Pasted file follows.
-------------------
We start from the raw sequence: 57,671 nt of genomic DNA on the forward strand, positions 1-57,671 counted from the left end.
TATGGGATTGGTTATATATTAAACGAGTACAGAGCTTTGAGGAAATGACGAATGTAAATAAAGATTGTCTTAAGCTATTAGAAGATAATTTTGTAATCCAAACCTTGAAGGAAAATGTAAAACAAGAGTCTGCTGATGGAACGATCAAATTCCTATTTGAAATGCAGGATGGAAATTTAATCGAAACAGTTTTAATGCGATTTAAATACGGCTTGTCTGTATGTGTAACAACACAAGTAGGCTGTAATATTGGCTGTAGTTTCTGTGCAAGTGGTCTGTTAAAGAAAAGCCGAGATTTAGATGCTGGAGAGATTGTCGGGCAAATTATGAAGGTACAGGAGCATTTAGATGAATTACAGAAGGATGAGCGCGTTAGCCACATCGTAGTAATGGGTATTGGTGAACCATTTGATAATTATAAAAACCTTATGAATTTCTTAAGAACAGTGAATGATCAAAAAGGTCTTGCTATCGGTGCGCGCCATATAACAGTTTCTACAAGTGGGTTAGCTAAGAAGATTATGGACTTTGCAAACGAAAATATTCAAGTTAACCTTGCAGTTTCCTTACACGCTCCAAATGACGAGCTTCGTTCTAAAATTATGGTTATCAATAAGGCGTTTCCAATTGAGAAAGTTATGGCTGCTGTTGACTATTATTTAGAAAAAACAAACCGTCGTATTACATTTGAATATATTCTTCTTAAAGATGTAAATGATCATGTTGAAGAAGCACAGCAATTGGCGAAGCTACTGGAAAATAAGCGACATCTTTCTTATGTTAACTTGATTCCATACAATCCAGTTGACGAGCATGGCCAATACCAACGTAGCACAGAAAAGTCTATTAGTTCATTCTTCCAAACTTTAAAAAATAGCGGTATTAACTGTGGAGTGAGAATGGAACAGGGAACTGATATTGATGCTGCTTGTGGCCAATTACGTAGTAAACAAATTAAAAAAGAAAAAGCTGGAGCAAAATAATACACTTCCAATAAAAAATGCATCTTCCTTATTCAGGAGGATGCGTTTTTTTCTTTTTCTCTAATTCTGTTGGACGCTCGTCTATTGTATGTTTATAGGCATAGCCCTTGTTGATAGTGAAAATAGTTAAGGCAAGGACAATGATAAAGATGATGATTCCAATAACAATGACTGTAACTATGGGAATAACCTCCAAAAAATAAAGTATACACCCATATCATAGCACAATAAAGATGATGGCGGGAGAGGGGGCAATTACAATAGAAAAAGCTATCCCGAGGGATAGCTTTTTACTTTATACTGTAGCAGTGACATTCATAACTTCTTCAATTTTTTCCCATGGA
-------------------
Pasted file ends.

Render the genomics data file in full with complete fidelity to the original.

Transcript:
We start from the raw sequence: 57,671 nt of genomic DNA on the forward strand, positions 1-57,671 counted from the left end.
TATGGGATTGGTTATATATTAAACGAGTACAGAGCTTTGAGGAAATGACGAATGTAAATAAAGATTGTCTTAAGCTATTAGAAGATAATTTTGTAATCCAAACCTTGAAGGAAAATGTAAAACAAGAGTCTGCTGATGGAACGATCAAATTCCTATTTGAAATGCAGGATGGAAATTTAATCGAAACAGTTTTAATGCGATTTAAATACGGCTTGTCTGTATGTGTAACAACACAAGTAGGCTGTAATATTGGCTGTAGTTTCTGTGCAAGTGGTCTGTTAAAGAAAAGCCGAGATTTAGATGCTGGAGAGATTGTCGGGCAAATTATGAAGGTACAGGAGCATTTAGATGAATTACAGAAGGATGAGCGCGTTAGCCACATCGTAGTAATGGGTATTGGTGAACCATTTGATAATTATAAAAACCTTATGAATTTCTTAAGAACAGTGAATGATCAAAAAGGTCTTGCTATCGGTGCGCGCCATATAACAGTTTCTACAAGTGGGTTAGCTAAGAAGATTATGGACTTTGCAAACGAAAATATTCAAGTTAACCTTGCAGTTTCCTTACACGCTCCAAATGACGAGCTTCGTTCTAAAATTATGGTTATCAATAAGGCGTTTCCAATTGAGAAAGTTATGGCTGCTGTTGACTATTATTTAGAAAAAACAAACCGTCGTATTACATTTGAATATATTCTTCTTAAAGATGTAAATGATCATGTTGAAGAAGCACAGCAATTGGCGAAGCTACTGGAAAATAAGCGACATCTTTCTTATGTTAACTTGATTCCATACAATCCAGTTGACGAGCATGGCCAATACCAACGTAGCACAGAAAAGTCTATTAGTTCATTCTTCCAAACTTTAAAAAATAGCGGTATTAACTGTGGAGTGAGAATGGAACAGGGAACTGATATTGATGCTGCTTGTGGCCAATTACGTAGTAAACAAATTAAAAAAGAAAAAGCTGGAGCAAAATAATACACTTCCAATAAAAAATGCATCTTCCTTATTCAGGAGGATGCGTTTTTTTCTTTTTCTCTAATTCTGTTGGACGCTCGTCTATTGTATGTTTATAGGCATAGCCCTTGTTGATAGTGAAAATAGTTAAGGCAAGGACAATGATAAAGATGATGATTCCAATAACAATGACTGTAACTATGGGAATAACCTCCAAAAAATAAAGTATACACCCATATCATAGCACAATAAAGATGATGGCGGGAGAGGGGGCAATTACAATAGAAAAAGCTATCCCGAGGGATAGCTTTTTACTTTATACTGTAGCAGTGACATTCATAACTTCTTCAATTTTTTCCCATGGA